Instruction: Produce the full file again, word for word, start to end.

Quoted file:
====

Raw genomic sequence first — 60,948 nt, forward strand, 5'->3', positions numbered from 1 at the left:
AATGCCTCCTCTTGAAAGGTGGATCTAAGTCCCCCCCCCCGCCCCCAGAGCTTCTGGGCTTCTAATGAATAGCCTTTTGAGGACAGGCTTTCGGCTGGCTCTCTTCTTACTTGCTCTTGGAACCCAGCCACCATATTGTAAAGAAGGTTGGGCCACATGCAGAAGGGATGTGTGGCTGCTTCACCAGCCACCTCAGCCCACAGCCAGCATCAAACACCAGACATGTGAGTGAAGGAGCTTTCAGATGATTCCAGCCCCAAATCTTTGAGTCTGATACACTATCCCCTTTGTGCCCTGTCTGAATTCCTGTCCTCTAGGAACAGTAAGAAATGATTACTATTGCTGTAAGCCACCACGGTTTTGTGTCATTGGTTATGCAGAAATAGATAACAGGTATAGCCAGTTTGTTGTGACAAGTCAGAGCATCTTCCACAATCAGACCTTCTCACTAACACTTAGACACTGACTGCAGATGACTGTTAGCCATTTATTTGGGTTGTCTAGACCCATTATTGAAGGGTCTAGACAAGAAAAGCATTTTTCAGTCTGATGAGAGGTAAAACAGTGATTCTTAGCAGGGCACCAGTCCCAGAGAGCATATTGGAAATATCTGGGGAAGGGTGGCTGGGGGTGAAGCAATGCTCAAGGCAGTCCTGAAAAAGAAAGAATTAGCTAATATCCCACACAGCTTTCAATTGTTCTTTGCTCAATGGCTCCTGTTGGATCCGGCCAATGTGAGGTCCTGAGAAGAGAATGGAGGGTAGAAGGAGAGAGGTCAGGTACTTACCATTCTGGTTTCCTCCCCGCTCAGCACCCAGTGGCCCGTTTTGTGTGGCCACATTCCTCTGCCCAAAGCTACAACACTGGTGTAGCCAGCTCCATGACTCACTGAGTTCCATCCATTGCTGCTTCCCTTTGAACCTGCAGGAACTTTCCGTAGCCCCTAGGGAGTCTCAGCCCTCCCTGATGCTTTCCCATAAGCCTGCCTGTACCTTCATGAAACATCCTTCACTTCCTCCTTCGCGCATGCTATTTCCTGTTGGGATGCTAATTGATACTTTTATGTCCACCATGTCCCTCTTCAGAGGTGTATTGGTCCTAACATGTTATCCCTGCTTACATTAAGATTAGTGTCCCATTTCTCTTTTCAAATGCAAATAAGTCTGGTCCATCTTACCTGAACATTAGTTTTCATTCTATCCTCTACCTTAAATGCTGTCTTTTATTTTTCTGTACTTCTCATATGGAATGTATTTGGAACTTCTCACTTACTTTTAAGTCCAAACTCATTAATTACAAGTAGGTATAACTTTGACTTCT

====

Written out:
Raw genomic sequence first — 60,948 nt, forward strand, 5'->3', positions numbered from 1 at the left:
AATGCCTCCTCTTGAAAGGTGGATCTAAGTCCCCCCCCCCGCCCCCAGAGCTTCTGGGCTTCTAATGAATAGCCTTTTGAGGACAGGCTTTCGGCTGGCTCTCTTCTTACTTGCTCTTGGAACCCAGCCACCATATTGTAAAGAAGGTTGGGCCACATGCAGAAGGGATGTGTGGCTGCTTCACCAGCCACCTCAGCCCACAGCCAGCATCAAACACCAGACATGTGAGTGAAGGAGCTTTCAGATGATTCCAGCCCCAAATCTTTGAGTCTGATACACTATCCCCTTTGTGCCCTGTCTGAATTCCTGTCCTCTAGGAACAGTAAGAAATGATTACTATTGCTGTAAGCCACCACGGTTTTGTGTCATTGGTTATGCAGAAATAGATAACAGGTATAGCCAGTTTGTTGTGACAAGTCAGAGCATCTTCCACAATCAGACCTTCTCACTAACACTTAGACACTGACTGCAGATGACTGTTAGCCATTTATTTGGGTTGTCTAGACCCATTATTGAAGGGTCTAGACAAGAAAAGCATTTTTCAGTCTGATGAGAGGTAAAACAGTGATTCTTAGCAGGGCACCAGTCCCAGAGAGCATATTGGAAATATCTGGGGAAGGGTGGCTGGGGGTGAAGCAATGCTCAAGGCAGTCCTGAAAAAGAAAGAATTAGCTAATATCCCACACAGCTTTCAATTGTTCTTTGCTCAATGGCTCCTGTTGGATCCGGCCAATGTGAGGTCCTGAGAAGAGAATGGAGGGTAGAAGGAGAGAGGTCAGGTACTTACCATTCTGGTTTCCTCCCCGCTCAGCACCCAGTGGCCCGTTTTGTGTGGCCACATTCCTCTGCCCAAAGCTACAACACTGGTGTAGCCAGCTCCATGACTCACTGAGTTCCATCCATTGCTGCTTCCCTTTGAACCTGCAGGAACTTTCCGTAGCCCCTAGGGAGTCTCAGCCCTCCCTGATGCTTTCCCATAAGCCTGCCTGTACCTTCATGAAACATCCTTCACTTCCTCCTTCGCGCATGCTATTTCCTGTTGGGATGCTAATTGATACTTTTATGTCCACCATGTCCCTCTTCAGAGGTGTATTGGTCCTAACATGTTATCCCTGCTTACATTAAGATTAGTGTCCCATTTCTCTTTTCAAATGCAAATAAGTCTGGTCCATCTTACCTGAACATTAGTTTTCATTCTATCCTCTACCTTAAATGCTGTCTTTTATTTTTCTGTACTTCTCATATGGAATGTATTTGGAACTTCTCACTTACTTTTAAGTCCAAACTCATTAATTACAAGTAGGTATAACTTTGACTTCT